When Taylor Cheney answered the phone on Friday morning, she was exhausted — she had gone to sleep at 3 a.m. the night before after working a long shift at Yalla, the Capitol Hill restaurant she owns. That Thursday, October 12, she had decided to donate 100 percent of the restaurant’s proceeds to the Palestinian Children’s Relief Fund, a long-standing nonprofit that provides humanitarian and medical aid to children in Gaza and throughout Palestine.
The fundraiser brought in nearly $2,400 in just five hours, but it meant that Cheney and the only other worker at Yalla’s walk-up window were slammed turning out saj wraps, meze, and atayef, a dessert made by wrapping a sort of pancake around pistachio filling. “I can’t even tell you how many people showed up yesterday. As soon as we opened at one there were people outside, and it didn’t stop,” Cheney tells Eater Seattle. “I’m usually pretty fast at line cooking but it was really hard.”
Cheney is not Palestinian herself, but she has been cooking food from the region for years. She was first introduced to that style of cuisine by neighbors in the apartment building where she used to live, then deepened her understanding under her mentor, Palestinian chef Nadia Tommalieh, who gave her a loan to help her turn Yalla from a pop-up to a brick-and-mortar in 2019. “I started learning about the Palestinian cause because of her, to be honest,” Cheney says.
Cheney has been to Palestine many times, most recently this year with Yalla’s assistant manager. She’s been struck by the generosity of the Palestinians when she visits. “People invite you in off the street for dinner,” she says. One day on this recent trip they asked a woman where they could find really authentic food, “and she literally called us a cab, paid the cab driver, and sent us to her favorite restaurant. That’s the way people act.”
“I just really hope that people don’t dehumanize them,” she adds. “They’re just like us, they love their children, they love their families, they’re nice people.”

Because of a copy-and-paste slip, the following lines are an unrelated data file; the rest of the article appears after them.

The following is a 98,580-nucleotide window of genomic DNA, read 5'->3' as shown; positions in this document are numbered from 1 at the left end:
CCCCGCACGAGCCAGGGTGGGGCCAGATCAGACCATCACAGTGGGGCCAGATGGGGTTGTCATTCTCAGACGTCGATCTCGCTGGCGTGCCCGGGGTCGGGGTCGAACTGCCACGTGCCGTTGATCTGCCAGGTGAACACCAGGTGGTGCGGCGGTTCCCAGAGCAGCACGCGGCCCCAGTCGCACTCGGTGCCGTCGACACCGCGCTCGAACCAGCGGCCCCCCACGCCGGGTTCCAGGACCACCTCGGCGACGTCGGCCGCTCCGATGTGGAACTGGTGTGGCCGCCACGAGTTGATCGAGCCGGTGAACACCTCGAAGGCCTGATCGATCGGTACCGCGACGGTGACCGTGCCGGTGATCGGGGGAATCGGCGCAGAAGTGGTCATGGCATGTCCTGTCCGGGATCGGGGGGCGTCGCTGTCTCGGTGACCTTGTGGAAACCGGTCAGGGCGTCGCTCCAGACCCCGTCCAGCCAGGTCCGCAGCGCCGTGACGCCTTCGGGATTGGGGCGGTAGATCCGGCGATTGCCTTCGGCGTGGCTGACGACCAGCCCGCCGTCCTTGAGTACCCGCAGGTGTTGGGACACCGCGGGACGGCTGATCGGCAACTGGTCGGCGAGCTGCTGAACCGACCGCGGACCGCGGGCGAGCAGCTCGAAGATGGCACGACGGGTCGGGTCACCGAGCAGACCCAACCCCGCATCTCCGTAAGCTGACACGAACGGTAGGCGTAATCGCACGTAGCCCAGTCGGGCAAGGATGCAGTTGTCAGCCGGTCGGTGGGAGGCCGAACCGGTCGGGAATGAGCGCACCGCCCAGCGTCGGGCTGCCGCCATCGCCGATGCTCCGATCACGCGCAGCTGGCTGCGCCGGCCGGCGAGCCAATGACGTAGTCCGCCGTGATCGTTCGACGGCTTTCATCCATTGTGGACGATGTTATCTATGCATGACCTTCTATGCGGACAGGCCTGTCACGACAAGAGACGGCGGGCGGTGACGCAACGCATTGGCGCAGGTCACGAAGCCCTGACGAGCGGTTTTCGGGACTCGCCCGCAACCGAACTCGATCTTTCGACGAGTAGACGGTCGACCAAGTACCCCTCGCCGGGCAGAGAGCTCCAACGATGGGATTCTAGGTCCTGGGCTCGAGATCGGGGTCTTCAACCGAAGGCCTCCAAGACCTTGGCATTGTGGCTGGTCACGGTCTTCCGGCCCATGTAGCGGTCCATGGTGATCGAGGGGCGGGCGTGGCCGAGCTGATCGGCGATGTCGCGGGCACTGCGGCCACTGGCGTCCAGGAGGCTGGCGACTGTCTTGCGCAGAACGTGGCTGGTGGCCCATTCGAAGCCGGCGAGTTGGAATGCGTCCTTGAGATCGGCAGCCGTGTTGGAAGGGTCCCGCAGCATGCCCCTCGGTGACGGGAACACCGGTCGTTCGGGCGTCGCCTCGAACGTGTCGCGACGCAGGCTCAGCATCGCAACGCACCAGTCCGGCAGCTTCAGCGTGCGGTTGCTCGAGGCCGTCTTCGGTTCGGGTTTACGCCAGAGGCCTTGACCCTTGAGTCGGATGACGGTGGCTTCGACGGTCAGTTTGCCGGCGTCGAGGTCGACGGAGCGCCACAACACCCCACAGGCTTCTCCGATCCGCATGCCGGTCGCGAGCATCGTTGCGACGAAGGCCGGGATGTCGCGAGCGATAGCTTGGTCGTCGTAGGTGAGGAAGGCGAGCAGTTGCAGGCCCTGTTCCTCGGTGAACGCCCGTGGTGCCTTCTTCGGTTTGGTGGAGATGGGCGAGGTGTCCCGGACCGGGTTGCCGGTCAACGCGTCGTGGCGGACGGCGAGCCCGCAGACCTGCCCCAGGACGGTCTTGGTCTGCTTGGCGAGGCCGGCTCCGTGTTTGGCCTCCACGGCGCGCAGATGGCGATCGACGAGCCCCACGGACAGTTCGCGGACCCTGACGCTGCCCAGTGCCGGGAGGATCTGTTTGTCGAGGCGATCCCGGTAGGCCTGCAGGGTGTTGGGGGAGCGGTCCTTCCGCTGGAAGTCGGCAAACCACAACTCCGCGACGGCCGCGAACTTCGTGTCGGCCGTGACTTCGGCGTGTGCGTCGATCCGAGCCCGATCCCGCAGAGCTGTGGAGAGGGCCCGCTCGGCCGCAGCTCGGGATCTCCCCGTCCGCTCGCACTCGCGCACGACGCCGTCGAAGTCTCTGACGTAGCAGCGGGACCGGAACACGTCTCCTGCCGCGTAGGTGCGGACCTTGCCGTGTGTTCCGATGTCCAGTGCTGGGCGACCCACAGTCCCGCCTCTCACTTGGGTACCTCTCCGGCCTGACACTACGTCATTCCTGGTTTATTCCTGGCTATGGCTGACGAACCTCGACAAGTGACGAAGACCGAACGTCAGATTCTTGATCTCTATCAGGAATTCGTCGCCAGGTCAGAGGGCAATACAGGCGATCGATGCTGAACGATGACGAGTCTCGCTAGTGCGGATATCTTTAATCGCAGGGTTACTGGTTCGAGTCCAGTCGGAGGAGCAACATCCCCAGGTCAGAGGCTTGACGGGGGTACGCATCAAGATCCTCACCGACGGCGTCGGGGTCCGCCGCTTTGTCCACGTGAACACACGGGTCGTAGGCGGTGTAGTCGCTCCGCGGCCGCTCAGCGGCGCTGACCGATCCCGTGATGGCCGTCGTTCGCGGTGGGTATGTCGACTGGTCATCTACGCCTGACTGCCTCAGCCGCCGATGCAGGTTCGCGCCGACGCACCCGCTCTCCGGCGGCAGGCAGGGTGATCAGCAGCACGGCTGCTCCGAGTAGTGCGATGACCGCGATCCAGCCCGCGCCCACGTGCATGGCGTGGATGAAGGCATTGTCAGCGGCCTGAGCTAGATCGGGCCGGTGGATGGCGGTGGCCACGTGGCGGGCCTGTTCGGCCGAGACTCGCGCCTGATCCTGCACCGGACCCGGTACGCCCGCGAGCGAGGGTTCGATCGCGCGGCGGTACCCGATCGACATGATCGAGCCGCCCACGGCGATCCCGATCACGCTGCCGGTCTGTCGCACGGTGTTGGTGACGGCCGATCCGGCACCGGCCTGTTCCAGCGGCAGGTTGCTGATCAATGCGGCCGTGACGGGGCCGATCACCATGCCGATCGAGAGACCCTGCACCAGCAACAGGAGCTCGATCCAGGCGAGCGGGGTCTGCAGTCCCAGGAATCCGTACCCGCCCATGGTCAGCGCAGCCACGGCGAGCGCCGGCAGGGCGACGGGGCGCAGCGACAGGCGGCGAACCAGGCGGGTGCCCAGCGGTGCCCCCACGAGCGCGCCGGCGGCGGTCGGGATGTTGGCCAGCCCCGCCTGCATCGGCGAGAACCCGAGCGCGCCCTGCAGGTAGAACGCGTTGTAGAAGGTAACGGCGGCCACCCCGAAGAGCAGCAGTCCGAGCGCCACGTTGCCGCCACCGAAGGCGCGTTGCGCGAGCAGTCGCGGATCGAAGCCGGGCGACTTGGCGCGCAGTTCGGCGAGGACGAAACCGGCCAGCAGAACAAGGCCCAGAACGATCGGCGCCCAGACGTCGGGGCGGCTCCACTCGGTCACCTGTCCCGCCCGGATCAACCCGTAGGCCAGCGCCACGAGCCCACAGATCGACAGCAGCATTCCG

When she saw the news that the Palestinian group Hamas, which controls Gaza, had launched an attack on Israel on October 7, killing more than 1,300 and kidnapping 199, many of them civilians, she was immediately worried for the future. “I thought, oh no, this is going to be bad. And it’s going to be very bad for Palestinians.”
She doesn’t want anyone to think that she supports Hamas’s actions. “I don’t condone that, I hope no one ever would think that I would condone that,” she says. But she knew that often when Palestinians attack Israel, the state responds with overwhelming force.
Since October 7, Israel has launched airstrikes against Gaza, killing over 2,700 people, and forced many in the northern part of Gaza to evacuate south. Israel, which controls Gaza’s borders and the movement of goods and people, has also cut off water and power to the area.
Cheney believes that Yalla is the only Seattle restaurant fundraising on behalf of Palestine, which she attributes to people being afraid of blowback on social media, on review platforms, and even in real life. She has received one-star reviews on Yelp and Google and even a phone call from a man who was “threatening me and calling me stupid... I don’t even know how he got my number.”
There have also been supportive responses — positive online reviews, people who reported the malicious one-star reviews, and many people who came by Yalla in person. One Palestinian woman cried when she talked to Cheney, she says. “I can’t even tell you how many Jews came by and some Israelis as well to show support for Palestinian liberation,” Cheney says. “This affects Israelis. This affects Jewish people in America. It’s not good for anyone.”
So far Cheney has held three fundraisers since October 7 and raised $3,600. She plans to do more in the coming week, but “we need like a couple days to recover,” she says. “We need to build back our prep because we’re really tiny and we only a couple of fridges. It’s gonna be a process for me to get it back. I want to make sure that we’re more ready for the next one.”